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Motor vehicle collisions (MVCs) are a major cause of injuries in Canada, with recent Canadian data indicating that in 2005, 210,629 people were injured while 2923 persons died in MVCs (Transport Canada, 2007). Thus, injuries outnumber fatalities by over 70 times, making injuries a major economic burden. Interestingly, evidence indicates that MVC fatalities and injuries differ in patterns and trends. For example, the age and sex patterns of MVC injuries have been found to differ substantively from fatalities (National Highway Traffic Safety Administration, 2005; Roberts et al., 2007; Transport Canada, 2005). These differences and high economic burden support the need for research on MVC injuries. However, despite the high number of injuries due to MVCs, information is more limited

∗ Corresponding author. Tel.: +1 519 8585063x2. E-mail address: evingili@uwo.ca (E. Vingilis). 0001-4575/$ – see front matter © 2008 Elsevier Ltd. All rights reserved. doi:10.1016/j.aap.2008.06.020

on risk factors of MVC injuries, particularly among large representative samples. Three main sources of data on MVC injuries include: (1) clinical, (2) official police, and (3) social survey data (Gelles, 2000; Roberts et al., 2007), although the majority of studies on MVC injuries are based on clinical samples (emergency room or hospitalization data) (Cherpitel, 1988; Longo et al., 2000; Meropol et al., 1995; Stoduto et al., 1993; Tavris et al., 2001) or on police collision reports (AbdelAty and Abdelwahab, 2000; Ulfarsson and Mannering, 2004; Valent et al., 2002; Zhang et al., 2000). Because studies using clinical and police data are based on administrative databases, the risk factors that can be examined are limited to trauma- or collision-related variables and some available demographics. Studies based on social surveys can examine a wider range of risk factors. However, because MVC injuries are rare events and thus surveys to examine MVC injuries require large sample sizes, few population-based survey studies have been conducted. Those that have been conducted, have often focused on subpopulations, such as adolescent or elderly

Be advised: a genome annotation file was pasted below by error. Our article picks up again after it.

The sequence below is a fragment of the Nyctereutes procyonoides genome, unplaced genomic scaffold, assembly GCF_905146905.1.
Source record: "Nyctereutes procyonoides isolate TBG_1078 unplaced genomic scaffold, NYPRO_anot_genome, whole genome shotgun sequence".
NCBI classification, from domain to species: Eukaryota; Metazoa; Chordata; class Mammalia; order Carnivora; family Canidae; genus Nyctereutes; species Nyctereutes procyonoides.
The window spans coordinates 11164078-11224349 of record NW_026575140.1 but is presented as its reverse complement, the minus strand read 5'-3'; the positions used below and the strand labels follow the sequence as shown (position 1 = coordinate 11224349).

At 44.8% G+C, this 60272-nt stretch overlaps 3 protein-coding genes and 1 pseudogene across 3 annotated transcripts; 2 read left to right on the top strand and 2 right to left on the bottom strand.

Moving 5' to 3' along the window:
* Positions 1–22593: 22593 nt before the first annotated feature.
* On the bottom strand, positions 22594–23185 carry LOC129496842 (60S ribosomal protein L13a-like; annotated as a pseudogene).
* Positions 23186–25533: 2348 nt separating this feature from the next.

The effects of health status, distress, alcohol and medicinal drug use on subsequent motor vehicle injuries

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Please cite this article in press as: Vingilis, E., Wilk, P., The effects of health status, distress, alcohol and medicinal drug use on subsequent motor vehicle injuries. Accid. Anal. Prev. (2008), doi:10.1016/j.aap.2008.06.020